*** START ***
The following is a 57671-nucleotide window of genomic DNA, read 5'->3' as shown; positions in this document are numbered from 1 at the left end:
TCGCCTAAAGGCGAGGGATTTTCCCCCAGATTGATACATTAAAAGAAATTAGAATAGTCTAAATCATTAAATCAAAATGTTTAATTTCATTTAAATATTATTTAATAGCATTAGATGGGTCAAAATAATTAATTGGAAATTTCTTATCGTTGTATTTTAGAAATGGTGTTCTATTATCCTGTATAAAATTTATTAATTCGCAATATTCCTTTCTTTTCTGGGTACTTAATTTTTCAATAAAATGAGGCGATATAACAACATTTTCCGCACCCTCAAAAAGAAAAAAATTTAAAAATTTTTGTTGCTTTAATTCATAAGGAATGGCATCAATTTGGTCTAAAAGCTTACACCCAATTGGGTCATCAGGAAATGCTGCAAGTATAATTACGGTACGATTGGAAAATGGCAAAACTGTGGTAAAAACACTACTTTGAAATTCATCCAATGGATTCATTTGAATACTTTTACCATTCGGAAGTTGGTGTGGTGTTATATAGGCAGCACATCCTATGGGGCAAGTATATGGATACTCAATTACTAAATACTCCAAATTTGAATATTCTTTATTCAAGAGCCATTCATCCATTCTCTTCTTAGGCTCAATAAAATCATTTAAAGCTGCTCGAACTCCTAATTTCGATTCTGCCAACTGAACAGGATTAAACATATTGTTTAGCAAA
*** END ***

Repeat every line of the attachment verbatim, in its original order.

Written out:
The following is a 57671-nucleotide window of genomic DNA, read 5'->3' as shown; positions in this document are numbered from 1 at the left end:
TCGCCTAAAGGCGAGGGATTTTCCCCCAGATTGATACATTAAAAGAAATTAGAATAGTCTAAATCATTAAATCAAAATGTTTAATTTCATTTAAATATTATTTAATAGCATTAGATGGGTCAAAATAATTAATTGGAAATTTCTTATCGTTGTATTTTAGAAATGGTGTTCTATTATCCTGTATAAAATTTATTAATTCGCAATATTCCTTTCTTTTCTGGGTACTTAATTTTTCAATAAAATGAGGCGATATAACAACATTTTCCGCACCCTCAAAAAGAAAAAAATTTAAAAATTTTTGTTGCTTTAATTCATAAGGAATGGCATCAATTTGGTCTAAAAGCTTACACCCAATTGGGTCATCAGGAAATGCTGCAAGTATAATTACGGTACGATTGGAAAATGGCAAAACTGTGGTAAAAACACTACTTTGAAATTCATCCAATGGATTCATTTGAATACTTTTACCATTCGGAAGTTGGTGTGGTGTTATATAGGCAGCACATCCTATGGGGCAAGTATATGGATACTCAATTACTAAATACTCCAAATTTGAATATTCTTTATTCAAGAGCCATTCATCCATTCTCTTCTTAGGCTCAATAAAATCATTTAAAGCTGCTCGAACTCCTAATTTCGATTCTGCCAACTGAACAGGATTAAACATATTGTTTAGCAAA